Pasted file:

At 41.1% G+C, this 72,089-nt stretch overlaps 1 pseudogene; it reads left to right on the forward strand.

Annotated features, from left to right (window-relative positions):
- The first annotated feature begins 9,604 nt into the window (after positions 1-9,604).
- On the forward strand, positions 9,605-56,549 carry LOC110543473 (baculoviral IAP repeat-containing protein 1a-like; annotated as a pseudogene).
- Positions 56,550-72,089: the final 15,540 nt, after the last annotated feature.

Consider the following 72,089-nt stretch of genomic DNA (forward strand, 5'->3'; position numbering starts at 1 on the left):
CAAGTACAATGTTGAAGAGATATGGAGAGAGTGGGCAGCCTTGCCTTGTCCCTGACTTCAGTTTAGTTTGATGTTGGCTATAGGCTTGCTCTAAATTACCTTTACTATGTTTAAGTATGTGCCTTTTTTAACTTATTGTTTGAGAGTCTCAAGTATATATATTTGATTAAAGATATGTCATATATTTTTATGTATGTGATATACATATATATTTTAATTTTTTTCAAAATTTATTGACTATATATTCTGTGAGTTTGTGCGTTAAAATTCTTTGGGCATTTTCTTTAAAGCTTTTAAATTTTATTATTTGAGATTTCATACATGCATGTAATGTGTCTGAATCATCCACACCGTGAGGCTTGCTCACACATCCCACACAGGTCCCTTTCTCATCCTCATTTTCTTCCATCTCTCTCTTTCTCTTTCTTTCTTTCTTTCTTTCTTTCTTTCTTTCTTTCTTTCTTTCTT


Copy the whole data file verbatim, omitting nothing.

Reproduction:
At 41.1% G+C, this 72,089-nt stretch overlaps 1 pseudogene; it reads left to right on the forward strand.

Annotated features, from left to right (window-relative positions):
- The first annotated feature begins 9,604 nt into the window (after positions 1-9,604).
- On the forward strand, positions 9,605-56,549 carry LOC110543473 (baculoviral IAP repeat-containing protein 1a-like; annotated as a pseudogene).
- Positions 56,550-72,089: the final 15,540 nt, after the last annotated feature.

Consider the following 72,089-nt stretch of genomic DNA (forward strand, 5'->3'; position numbering starts at 1 on the left):
CAAGTACAATGTTGAAGAGATATGGAGAGAGTGGGCAGCCTTGCCTTGTCCCTGACTTCAGTTTAGTTTGATGTTGGCTATAGGCTTGCTCTAAATTACCTTTACTATGTTTAAGTATGTGCCTTTTTTAACTTATTGTTTGAGAGTCTCAAGTATATATATTTGATTAAAGATATGTCATATATTTTTATGTATGTGATATACATATATATTTTAATTTTTTTCAAAATTTATTGACTATATATTCTGTGAGTTTGTGCGTTAAAATTCTTTGGGCATTTTCTTTAAAGCTTTTAAATTTTATTATTTGAGATTTCATACATGCATGTAATGTGTCTGAATCATCCACACCGTGAGGCTTGCTCACACATCCCACACAGGTCCCTTTCTCATCCTCATTTTCTTCCATCTCTCTCTTTCTCTTTCTTTCTTTCTTTCTTTCTTTCTTTCTTTCTTTCTTTCTTTCTT